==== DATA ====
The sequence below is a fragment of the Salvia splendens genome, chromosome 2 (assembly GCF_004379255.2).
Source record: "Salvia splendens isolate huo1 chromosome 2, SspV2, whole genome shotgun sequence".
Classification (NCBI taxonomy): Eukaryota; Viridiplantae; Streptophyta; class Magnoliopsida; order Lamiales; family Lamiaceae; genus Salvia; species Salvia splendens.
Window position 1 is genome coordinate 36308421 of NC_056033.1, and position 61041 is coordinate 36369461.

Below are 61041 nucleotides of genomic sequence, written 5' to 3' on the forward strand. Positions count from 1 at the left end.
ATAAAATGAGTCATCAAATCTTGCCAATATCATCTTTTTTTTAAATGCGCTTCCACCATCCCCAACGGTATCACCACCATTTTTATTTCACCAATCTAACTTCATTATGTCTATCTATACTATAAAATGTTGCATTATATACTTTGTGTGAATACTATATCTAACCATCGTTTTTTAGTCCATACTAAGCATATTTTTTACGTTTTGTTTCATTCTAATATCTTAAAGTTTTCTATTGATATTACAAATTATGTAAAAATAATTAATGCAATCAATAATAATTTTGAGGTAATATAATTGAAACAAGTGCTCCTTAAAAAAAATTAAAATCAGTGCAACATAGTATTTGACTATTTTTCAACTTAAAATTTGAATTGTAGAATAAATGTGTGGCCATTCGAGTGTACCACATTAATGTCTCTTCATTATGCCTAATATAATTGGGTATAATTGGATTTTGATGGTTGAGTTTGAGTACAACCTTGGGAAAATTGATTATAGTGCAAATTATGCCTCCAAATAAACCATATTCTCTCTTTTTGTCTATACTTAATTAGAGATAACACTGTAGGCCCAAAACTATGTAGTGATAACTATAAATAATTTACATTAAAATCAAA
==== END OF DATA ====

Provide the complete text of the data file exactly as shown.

The sequence below is a fragment of the Salvia splendens genome, chromosome 2 (assembly GCF_004379255.2).
Source record: "Salvia splendens isolate huo1 chromosome 2, SspV2, whole genome shotgun sequence".
Classification (NCBI taxonomy): Eukaryota; Viridiplantae; Streptophyta; class Magnoliopsida; order Lamiales; family Lamiaceae; genus Salvia; species Salvia splendens.
Window position 1 is genome coordinate 36308421 of NC_056033.1, and position 61041 is coordinate 36369461.

Below are 61041 nucleotides of genomic sequence, written 5' to 3' on the forward strand. Positions count from 1 at the left end.
ATAAAATGAGTCATCAAATCTTGCCAATATCATCTTTTTTTTAAATGCGCTTCCACCATCCCCAACGGTATCACCACCATTTTTATTTCACCAATCTAACTTCATTATGTCTATCTATACTATAAAATGTTGCATTATATACTTTGTGTGAATACTATATCTAACCATCGTTTTTTAGTCCATACTAAGCATATTTTTTACGTTTTGTTTCATTCTAATATCTTAAAGTTTTCTATTGATATTACAAATTATGTAAAAATAATTAATGCAATCAATAATAATTTTGAGGTAATATAATTGAAACAAGTGCTCCTTAAAAAAAATTAAAATCAGTGCAACATAGTATTTGACTATTTTTCAACTTAAAATTTGAATTGTAGAATAAATGTGTGGCCATTCGAGTGTACCACATTAATGTCTCTTCATTATGCCTAATATAATTGGGTATAATTGGATTTTGATGGTTGAGTTTGAGTACAACCTTGGGAAAATTGATTATAGTGCAAATTATGCCTCCAAATAAACCATATTCTCTCTTTTTGTCTATACTTAATTAGAGATAACACTGTAGGCCCAAAACTATGTAGTGATAACTATAAATAATTTACATTAAAATCAAA